Earlier this month, Annie Ferguson Muscato was shopping for baby formula at Target when a stranger stopped her and quipped, “Breast is best.”
Shocked by the stranger’s judgment, Muscato took to Facebook to pen a moving open letter.
“Dear Stranger in Target,” she began. “You didn't need to tell me, ‘breast is best’ as I was buying a can of baby formula, because I already know.”
The mom went on to explain how she and her husband did everything by the book. They took a breastfeeding class during Muscato’s pregnancy, did skin-to-skin contact with their daughter immediately after birth and first breastfed their baby when she was just one hour old.
The couple did all this because “it was important to me,” Muscato said.
However, when they took their now two-month-old daughter, Ellie Jo, home, they encountered some terrible struggles. “My baby began screaming after she ate. Writhing in pain. Inconsolable,” the mom explained. “I know I have held my child, my baby, while she screamed for hours- one day for eight hours straight.”
After countless trips to the pediatrician and even trying to change her diet, nothing improved for Muscato’s baby girl. It wasn’t until the mom tried a hypoallergenic, dairy- and protein-free baby formula that Ellie Jo started smiling, sleeping and interacting like normal.
“What I know that you don't is that breast ISN'T always best. I know happy, healthy baby is best. I know FED is best.”
“I know you think I must not care or I'm lazy, or maybe you were genuinely trying to be helpful and thought no one had ever told me the benefits of breastfeeding,” the mom continued on Facebook. “But, you are wrong. What I know that you don't is that breast ISN'T always best. I know happy, healthy baby is best. I know FED is best.”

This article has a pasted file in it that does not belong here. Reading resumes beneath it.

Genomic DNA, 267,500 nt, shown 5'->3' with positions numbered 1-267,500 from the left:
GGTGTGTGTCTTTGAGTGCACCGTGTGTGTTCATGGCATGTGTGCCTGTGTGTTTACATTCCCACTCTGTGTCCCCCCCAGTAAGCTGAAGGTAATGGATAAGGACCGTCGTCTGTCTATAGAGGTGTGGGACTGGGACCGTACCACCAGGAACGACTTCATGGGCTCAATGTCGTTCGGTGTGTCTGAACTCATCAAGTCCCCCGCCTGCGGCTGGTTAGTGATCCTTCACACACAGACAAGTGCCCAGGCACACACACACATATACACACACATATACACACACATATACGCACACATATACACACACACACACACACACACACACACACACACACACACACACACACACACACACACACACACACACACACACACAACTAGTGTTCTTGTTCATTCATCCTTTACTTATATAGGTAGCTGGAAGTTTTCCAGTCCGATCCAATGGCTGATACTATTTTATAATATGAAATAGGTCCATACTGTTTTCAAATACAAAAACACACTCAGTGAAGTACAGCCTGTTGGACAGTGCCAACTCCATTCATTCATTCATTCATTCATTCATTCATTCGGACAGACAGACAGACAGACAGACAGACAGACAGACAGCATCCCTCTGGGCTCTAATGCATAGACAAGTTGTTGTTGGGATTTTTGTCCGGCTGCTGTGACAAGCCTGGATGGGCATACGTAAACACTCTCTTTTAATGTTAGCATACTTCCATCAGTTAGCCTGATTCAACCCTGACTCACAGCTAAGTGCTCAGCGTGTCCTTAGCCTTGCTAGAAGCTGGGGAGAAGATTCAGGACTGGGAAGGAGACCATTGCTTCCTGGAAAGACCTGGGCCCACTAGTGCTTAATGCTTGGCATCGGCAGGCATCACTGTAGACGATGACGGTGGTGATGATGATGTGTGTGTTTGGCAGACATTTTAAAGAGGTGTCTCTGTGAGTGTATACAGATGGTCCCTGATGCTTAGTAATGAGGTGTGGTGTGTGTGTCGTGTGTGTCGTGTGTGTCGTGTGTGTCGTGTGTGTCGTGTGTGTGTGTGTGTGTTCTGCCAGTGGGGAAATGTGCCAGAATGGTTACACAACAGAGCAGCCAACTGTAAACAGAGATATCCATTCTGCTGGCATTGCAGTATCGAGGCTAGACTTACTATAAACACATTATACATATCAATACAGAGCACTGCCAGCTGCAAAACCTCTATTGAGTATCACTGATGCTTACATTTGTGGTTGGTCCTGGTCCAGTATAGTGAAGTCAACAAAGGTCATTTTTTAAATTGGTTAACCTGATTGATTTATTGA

Can we get a mic drop, please?
Since being posted nearly two weeks ago, Muscato’s Facebook post has been shared over 48,000 times. In the comments, users are applauding the mom for putting her baby first.
“Great job momma and hold your head up high because all that matters is that you have a healthy and happy baby at home,” one wrote.
“Mom's should do whatever they like,” another said. “I've fed my kids both ways and never saw any difference in their development or happiness. It's just as easy to bond while bottle feeding. Some of these nuts just need to mind their own business.”
There are a number of benefits to breastfeeding, but studies in recent years have found that these attributes are exaggerated. This has only reignited the big debate over whether or not breast is best.
Despite this, it is always a mother’s personal choice whether or not she chooses to breastfeed.
ALSO ON HUFFPOST:
If you see a woman -– not a close friend -– bottle-feeding her baby, don’t ask why she’s not breastfeeding. It’s not the same as asking, “How is she sleeping?” It’s personal and it may not be something she feels like talking about to with a stranger at Starbucks.
Diet Pepsi and formula are not the same and suggesting that what a mother has put in the bottle is as nutrition-free a cola is nasty.
Kids can have allergies for many reasons, like inheriting them from their parents. And since you don’t know, zip it!
File this along with formula-fed babies being more prone to obesity and asthma, etc. The mind reels. It’s a wonder that many of us born in the 60s and the 70s can even walk given how common formula was then.
Guess what, when I held my babies’ bottles, I still did it while holding them and gazing into their eyes.
Perhaps, rabid internet commenter, but consider that bottle feeding is sometimes the best choice a mother can make for her child. And that allowing others to bottle-feed your baby – like, say, the father -- does not make you a lazy slacker. Just a thought.
You don’t know that. No, you really don’t.
This isn’t so much a say as a do. Do not touch the body of a woman you wish wasn’t bottle-feeding. One mum I spoke to had someone grab at her chest and offer to help her breastfeed. Just don’t.